Ecology Law Currents is the online-only publication of Ecology Law Quarterly, one of the nation's most respected and widely read environmental law journals. Currents features short-form commentary and analysis on timely environmental law and policy issues.


To be notified when the latest Currents articles are published, subscribe to the Currents list serve by emailing here.


Ecology Law Currents accepts submissions on an ongoing basis. For more information, see our guidelines.

« Student Review of Selected Panels at the Berkeley Law 2010 Environmental Justice Symposium | Main | Implementing SB 375: Promises and Pitfalls »


Feed You can follow this conversation by subscribing to the comment feed for this post.

In response to the previous commentator, I wonder to what extent policies that encourage domestic manufacture of clean energy technology--an industry we are largely dependent on other countries to drive--would run up against GATT provisions. I suppose the same health-related Article XX sections that apply to the products the author discusses would apply to the transfer of clean energy equipment. But since the promotion of a domestic clean energy manufacturing industry would likely have protectionist motivations, would it have a harder time passing WTO muster--despite the fact that it would share the public health-preserving intent of the Article XX exceptions themselves?

ACESA was a recipe for disaster, not just for world trading implications but from a domestic point of view as well. The Waxman-Markey bill would have created a vast market in the hands of the same people (bankers) that got us into the economic mess that we are currently in. It is better, both domestically and abroad, that the bill did not pass. The EPA analyzed the bill last summer during the heat of the debate and found that coal (the greatest source of greenhouse gas emissions) would continue to expand for several decades under the bill, that the emission reductions would be essentially non-binding, that the global recession is likely to drive an oversupply of emissions permits, and that the bill would not significantly stimulate clean energy development or investment beyond a business-as-usual scenario. This bill was a disaster to start with and it is better that it failed. It is clear that Congress does not have an appetite for addressing climate change. Thus we should look for innovative ways to stimulate manufacturing of clean energy alternatives here through strong renewable energy standards for both small and large scale development in the US and we should use the EPA's existing authority to reduce emissions as the public nuisance that they are!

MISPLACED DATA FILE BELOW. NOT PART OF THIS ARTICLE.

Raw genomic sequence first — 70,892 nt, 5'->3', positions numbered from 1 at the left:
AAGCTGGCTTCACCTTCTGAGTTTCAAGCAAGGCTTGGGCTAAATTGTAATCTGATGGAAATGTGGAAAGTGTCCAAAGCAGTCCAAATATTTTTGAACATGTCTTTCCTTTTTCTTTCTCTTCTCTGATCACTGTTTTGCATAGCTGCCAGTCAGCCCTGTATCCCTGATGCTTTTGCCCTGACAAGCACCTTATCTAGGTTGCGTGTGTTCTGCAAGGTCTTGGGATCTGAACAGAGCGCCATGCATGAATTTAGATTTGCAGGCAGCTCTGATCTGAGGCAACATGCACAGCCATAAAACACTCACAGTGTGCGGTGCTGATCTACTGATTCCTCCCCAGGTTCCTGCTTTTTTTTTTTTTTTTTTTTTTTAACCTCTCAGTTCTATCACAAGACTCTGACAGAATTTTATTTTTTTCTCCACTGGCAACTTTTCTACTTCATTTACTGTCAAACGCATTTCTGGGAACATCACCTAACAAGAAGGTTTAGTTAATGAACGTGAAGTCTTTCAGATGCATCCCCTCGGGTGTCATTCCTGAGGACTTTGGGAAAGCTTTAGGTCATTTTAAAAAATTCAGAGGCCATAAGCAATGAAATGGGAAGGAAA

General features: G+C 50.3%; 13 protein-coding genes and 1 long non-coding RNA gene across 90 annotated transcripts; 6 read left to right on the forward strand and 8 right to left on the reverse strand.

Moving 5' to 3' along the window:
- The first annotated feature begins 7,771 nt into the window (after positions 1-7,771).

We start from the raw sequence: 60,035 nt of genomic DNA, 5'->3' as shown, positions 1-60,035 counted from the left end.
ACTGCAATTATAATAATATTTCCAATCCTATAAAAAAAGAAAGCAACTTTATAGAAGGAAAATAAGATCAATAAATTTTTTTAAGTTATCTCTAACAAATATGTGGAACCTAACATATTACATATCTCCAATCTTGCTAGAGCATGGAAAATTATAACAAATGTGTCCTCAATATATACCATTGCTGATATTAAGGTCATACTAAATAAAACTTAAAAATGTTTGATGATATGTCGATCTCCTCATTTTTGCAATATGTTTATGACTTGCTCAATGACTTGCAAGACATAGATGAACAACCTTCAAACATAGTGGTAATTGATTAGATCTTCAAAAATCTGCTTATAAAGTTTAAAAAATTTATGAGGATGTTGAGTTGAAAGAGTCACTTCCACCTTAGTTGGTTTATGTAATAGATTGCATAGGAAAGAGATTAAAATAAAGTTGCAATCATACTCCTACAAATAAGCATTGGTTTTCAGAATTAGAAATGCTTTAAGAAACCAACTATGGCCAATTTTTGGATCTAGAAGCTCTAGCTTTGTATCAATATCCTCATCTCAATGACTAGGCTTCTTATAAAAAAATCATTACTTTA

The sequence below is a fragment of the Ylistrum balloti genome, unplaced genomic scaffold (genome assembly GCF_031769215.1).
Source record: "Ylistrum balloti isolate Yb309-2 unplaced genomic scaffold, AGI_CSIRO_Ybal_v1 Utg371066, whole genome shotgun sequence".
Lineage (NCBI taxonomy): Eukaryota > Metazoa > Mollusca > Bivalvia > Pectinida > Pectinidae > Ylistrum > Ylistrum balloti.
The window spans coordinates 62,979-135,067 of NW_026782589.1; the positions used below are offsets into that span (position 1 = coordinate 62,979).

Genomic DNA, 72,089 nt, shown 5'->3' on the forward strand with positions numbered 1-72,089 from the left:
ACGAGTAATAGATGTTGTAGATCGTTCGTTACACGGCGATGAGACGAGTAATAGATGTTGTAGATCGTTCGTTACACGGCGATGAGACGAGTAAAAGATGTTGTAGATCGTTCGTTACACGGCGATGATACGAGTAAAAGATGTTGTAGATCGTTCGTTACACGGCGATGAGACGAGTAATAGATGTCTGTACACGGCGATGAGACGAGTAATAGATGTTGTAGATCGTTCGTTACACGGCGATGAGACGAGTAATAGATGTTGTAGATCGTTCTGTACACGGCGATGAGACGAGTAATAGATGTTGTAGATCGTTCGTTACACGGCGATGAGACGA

ACESA represents a positive step by the U.S. to curb carbon emissions on a global scale. However, the trade implications of the act do seem to discriminate against developing countries. It is an interesting and and reoccurring issue in our efforts to balance development and sustainability. For environmental concerns, being able to prevent "leakage" would benefit our environment by reducing carbon emissions globally. However, this raises the issue of equity between developed and developing countries. While it is understandable that developed countries are concerned about jobs being lost to foreign countries with less stringent or less stringently enforced emissions rules, it is also disturbing that developing countries would have to adhere to emission standards developed countries never had to face during their growth. I believe the WTO is a good forum for addressing these concerns.

The comments to this entry are closed.